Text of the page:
Analyses of Nursing Home Residents with Human Immunodeficiency Virus and Depression Using the Minimum Data Set

Buchanan, Robert J.; Wang, Suojin; Huang, Chunfeng
September 2002
AIDS Patient Care & STDs;Sep2002, Vol. 16 Issue 9, p441
Academic Journal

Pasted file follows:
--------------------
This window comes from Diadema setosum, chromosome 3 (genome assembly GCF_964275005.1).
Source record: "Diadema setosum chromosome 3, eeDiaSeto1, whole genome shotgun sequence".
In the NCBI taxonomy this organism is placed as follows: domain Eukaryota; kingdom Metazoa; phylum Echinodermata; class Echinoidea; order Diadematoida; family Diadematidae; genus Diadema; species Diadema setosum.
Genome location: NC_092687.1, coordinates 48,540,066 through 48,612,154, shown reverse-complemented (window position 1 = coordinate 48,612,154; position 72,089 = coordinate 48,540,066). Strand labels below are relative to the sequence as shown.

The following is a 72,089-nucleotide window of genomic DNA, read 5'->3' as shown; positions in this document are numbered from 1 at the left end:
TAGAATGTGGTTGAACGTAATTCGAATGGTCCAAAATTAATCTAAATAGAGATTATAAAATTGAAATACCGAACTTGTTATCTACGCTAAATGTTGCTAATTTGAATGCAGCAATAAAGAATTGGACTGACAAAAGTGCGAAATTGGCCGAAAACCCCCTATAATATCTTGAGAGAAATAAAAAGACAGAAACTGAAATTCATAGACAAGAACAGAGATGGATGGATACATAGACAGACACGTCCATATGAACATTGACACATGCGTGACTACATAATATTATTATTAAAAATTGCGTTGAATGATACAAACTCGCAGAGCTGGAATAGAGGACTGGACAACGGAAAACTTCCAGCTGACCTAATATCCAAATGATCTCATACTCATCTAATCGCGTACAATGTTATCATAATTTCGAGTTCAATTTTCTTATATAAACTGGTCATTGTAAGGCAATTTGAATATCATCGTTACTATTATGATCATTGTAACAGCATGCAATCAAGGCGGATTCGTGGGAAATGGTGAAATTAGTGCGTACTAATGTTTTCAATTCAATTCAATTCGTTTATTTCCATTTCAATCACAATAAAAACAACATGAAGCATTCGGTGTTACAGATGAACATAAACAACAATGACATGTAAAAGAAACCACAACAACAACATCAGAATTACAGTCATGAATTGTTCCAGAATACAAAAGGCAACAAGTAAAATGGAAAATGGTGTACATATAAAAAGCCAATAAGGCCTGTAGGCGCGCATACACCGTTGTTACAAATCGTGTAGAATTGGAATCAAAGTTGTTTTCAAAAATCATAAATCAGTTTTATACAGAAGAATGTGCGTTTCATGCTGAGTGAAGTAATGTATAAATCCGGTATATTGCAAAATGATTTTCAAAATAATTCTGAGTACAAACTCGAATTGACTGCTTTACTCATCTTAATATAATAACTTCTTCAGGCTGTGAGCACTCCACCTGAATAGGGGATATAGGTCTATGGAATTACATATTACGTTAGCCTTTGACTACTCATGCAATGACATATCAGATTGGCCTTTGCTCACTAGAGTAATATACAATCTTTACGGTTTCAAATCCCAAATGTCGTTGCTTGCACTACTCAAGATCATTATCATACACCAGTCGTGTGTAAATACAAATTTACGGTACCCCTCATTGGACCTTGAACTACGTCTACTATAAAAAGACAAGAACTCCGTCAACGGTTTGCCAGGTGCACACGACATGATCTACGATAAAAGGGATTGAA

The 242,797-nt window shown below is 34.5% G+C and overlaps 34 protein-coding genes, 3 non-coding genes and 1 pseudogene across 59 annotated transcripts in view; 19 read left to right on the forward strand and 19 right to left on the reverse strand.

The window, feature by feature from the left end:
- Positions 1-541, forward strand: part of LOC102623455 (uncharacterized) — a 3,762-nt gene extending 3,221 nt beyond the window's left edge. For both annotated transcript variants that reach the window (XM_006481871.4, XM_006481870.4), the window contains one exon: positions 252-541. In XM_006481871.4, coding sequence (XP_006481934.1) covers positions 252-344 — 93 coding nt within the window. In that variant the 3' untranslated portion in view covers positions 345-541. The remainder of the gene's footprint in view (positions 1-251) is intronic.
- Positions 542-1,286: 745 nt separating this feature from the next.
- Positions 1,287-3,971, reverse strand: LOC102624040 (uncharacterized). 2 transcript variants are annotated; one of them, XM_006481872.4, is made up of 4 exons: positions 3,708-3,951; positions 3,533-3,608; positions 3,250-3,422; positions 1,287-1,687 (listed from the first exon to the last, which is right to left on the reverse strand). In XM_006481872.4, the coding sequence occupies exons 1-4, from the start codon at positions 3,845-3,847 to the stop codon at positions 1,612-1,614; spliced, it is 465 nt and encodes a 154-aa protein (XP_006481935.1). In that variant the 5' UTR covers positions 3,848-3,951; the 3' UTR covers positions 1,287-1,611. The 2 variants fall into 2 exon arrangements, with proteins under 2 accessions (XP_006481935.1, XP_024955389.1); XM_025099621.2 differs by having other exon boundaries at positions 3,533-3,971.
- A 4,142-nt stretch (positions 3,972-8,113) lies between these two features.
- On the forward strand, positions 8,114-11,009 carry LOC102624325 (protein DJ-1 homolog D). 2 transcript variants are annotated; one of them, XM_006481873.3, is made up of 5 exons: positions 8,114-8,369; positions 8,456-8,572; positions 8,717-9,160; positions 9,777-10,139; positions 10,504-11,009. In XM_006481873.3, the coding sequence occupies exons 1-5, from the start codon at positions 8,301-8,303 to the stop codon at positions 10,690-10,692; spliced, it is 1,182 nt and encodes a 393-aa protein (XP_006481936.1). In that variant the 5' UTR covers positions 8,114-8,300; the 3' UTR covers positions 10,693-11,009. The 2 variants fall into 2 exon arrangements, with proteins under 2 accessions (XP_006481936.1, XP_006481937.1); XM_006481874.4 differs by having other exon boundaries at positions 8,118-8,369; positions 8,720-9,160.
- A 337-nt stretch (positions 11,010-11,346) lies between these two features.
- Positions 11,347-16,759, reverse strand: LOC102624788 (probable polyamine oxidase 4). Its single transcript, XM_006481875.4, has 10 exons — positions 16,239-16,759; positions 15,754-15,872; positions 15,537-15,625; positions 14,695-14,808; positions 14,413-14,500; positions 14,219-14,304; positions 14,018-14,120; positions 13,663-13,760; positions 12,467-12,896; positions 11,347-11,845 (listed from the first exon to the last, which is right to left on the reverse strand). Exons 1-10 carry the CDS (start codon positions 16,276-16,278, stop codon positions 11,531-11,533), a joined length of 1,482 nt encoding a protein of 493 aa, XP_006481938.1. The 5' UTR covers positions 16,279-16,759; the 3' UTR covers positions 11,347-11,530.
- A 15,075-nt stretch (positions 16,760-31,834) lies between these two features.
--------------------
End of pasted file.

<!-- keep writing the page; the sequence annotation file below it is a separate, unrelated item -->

This study compares nursing home residents with human immunodeficiency virus (HIV) who have a diagnosis of depression to other nursing home residents with HIV. We analyzed 1057 HIV residents with a diagnosis of depression and 4057 other residents with HIV using admission assessments recorded in the minimum data set between June 22, 1998 and January 17, 2000. Residents with HIV and depression were significantly more likely to be older, female, and white than other residents with HIV. Residents with HIV and depression were twice as likely as other residents with HIV to have a history of mental health conditions and were significantly more likely to have unsettled relationships. However, there were no significant differences between these two groups of residents with HIV in levels of physical disability or in cognitive ability. Residents with HIV and depression were significantly more likely to have unstable health conditions, to be at the end stage of disease, and to have other diseases and infections than other residents with HIV. One third of residents with HIV and depression did not receive antidepressants and most had not been evaluated by a mental health specialist in the last 90 days or received psychological therapy in the previous 7 days. Many residents with HIV and depression are not receiving antidepressants or mental health services in nursing homes. Additional research is needed to determine how the mental health needs of residents with HIV change as their stay in the nursing home increases and how mental health therapies affect their health.


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